By Kay Ebeling
I thought they were saying hello to me so I waved back. But those weren't welcome smiles on the attorneys' faces as jury selection began for the Salesian cases jury trial in LA Superior Court. As I hunched down I could hear whispering from the judge and lawyers at the front. You know how you can tell someone is talking about you.
The clerk said I had to move from the first to the second row. Then the judge and lawyers beckoned and he picked up a blue easy chair and lifted it over the railing so I could sit in the aisle. The blue chair was on wheels so I could move up and down the aisle as the attorneys argued over where it was okay for me to sit. I rolled down the aisle when jurors were lining up in back, I rolled up to the back when they were talking with a juror up front.
The first issue for jurors is time, whether they can serve on a 30 to 35 day trial. The jurors still in the room want to plead hardship over serving 6 to 7 weeks. The other 300 or so potential jurors had gone home to return Monday May 5.
I hadn't been there three minutes before I looked up and saw all the attorneys turned around and looking at me. Honest. I thought they were saying hello. So I waved hello and smiled. Okay not proper protocol in the middle of jury selection but I'd just fought metro rails and buses for more than an hour to get there, they're not always reliable, and I was flushed, it was hot, I was late. The two front rows may have been filled with reporters two hours earlier when proceedings began, but now as usual, I was the only one.
At one of the approved points on the aisle, I settled down to continue my sketch and a juror who was still within earshot of me said something like, Do you come here often? And I said, "Shh, I'm a journalist, I'm not allowed to talk to you." But it was too late.
Javier stood over me with new orders from the judge. He and a security guard pushed my chair on wheels up the aisle all the way to the back. When they asked the jurors to start lining up ten at a time in the back, I just had to wheel down the aisle to the center of the room. But by then the judge and attorneys were gone.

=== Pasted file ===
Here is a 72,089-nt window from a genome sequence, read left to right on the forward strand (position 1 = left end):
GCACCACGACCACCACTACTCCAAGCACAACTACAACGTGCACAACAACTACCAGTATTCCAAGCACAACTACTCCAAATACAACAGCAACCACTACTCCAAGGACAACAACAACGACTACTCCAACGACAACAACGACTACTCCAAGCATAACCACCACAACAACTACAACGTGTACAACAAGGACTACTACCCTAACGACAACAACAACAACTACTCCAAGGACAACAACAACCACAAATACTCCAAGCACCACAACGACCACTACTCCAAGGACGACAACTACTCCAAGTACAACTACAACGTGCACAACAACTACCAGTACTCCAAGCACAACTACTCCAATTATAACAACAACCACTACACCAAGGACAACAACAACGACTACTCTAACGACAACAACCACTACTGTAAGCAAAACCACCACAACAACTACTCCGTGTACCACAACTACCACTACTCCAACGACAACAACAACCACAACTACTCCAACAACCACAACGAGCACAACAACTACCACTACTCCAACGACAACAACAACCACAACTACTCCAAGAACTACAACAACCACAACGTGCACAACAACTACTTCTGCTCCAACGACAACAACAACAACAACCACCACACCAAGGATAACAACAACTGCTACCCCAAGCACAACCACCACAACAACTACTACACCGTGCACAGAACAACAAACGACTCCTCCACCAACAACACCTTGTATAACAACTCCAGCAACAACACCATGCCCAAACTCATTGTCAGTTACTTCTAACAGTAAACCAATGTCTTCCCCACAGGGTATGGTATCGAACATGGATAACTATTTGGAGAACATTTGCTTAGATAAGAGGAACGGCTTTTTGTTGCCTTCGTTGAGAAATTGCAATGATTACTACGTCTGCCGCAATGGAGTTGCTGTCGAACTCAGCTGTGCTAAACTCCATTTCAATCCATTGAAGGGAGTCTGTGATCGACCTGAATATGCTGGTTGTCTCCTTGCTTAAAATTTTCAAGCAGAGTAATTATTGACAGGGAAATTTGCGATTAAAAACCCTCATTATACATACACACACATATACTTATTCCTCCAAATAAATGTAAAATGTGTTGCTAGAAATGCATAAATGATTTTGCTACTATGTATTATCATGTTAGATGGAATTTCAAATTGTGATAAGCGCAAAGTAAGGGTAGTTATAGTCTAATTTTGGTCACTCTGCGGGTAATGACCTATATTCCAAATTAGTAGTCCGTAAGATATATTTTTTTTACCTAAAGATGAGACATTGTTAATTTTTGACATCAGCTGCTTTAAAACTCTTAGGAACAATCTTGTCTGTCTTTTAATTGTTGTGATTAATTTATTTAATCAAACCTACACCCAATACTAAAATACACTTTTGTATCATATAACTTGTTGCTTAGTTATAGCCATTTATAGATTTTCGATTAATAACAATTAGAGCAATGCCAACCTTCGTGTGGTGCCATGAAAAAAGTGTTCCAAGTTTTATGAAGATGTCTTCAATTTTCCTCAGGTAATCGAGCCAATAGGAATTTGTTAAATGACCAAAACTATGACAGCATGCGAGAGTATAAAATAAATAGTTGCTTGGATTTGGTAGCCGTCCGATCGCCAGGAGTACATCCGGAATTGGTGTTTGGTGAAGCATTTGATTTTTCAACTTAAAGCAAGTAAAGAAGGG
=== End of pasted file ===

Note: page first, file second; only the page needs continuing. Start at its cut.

Nobody can figure out what to do with me. I'm the press, for what it's worth, moreso than any other media in the city when it comes to the Clergy Cases, they have to let me stay there, but NOBODY wants me there, the judge plaintiff or defense lawyers.
I sit where Javier tells me to sit. He comes back a minute later and says sit in that seat instead. So I sit in the second row. Get settled, take out my laptop fold my case get out my sketch board look up see all those faces. I end up on wheels rolling up and down the aisles. That still doesn't satisfy them and they all get up and leave. All because of me and my blog.
That look on their faces stays with me until next morning. I settle down and start sketching.
From my perch in the back, if I sat on my feet, I could barely see the proceedings up front. I angled, squirmed up to see over the heads so I could at least finish my sketch. I knew I better draw that picture fast as I could hear a little of what was being said, even from the back. There was a lot of tension about me being in the room.
Funny thing is I've felt that way so many times before. . .
We broke for lunch. Javier said come back at 1:30 but don't be waving to the jurors. Maybe that was it. When I first sat down in my first approved seat, this black lady with white hair in the jury pool gave me such warm smile I had to smile back.
I promised Javier, "Don't worry, I won't even make eye contact with anyone."